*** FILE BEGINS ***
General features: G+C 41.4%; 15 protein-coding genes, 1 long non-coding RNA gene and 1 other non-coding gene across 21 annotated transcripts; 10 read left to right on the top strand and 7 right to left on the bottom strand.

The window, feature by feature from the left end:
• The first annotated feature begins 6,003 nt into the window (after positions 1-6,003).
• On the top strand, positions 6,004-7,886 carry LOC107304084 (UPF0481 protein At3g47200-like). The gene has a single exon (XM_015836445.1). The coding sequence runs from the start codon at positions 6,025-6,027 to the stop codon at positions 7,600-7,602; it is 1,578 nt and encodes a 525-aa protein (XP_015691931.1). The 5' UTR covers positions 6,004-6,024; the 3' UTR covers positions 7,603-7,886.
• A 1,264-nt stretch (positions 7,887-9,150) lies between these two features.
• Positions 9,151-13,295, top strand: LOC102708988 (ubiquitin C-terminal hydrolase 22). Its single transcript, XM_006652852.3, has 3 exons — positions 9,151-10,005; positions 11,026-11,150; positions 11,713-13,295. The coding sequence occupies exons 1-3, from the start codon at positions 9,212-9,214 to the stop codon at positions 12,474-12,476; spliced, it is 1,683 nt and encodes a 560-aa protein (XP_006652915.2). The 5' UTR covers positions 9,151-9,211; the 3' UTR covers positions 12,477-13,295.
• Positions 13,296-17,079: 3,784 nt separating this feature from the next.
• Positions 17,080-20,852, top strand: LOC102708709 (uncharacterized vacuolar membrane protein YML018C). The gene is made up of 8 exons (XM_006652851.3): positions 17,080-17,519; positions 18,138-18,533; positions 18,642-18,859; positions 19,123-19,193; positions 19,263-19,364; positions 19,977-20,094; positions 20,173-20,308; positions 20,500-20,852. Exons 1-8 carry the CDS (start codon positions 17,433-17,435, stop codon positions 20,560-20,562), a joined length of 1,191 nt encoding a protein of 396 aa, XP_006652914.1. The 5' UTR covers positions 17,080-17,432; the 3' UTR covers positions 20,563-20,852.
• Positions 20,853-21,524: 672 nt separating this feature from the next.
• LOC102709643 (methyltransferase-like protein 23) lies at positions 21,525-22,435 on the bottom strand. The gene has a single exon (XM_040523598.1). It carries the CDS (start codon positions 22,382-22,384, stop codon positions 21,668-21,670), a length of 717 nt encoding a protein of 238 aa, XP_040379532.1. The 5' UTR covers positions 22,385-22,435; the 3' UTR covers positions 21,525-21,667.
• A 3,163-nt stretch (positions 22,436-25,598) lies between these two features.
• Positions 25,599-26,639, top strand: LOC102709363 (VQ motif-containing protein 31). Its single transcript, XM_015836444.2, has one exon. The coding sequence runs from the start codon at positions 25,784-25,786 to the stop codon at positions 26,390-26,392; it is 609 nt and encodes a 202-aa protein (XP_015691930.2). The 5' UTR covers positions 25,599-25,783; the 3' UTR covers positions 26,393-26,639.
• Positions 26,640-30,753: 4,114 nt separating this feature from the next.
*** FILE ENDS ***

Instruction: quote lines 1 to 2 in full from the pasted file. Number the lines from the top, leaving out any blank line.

General features: G+C 41.4%; 15 protein-coding genes, 1 long non-coding RNA gene and 1 other non-coding gene across 21 annotated transcripts; 10 read left to right on the top strand and 7 right to left on the bottom strand.

The window, feature by feature from the left end: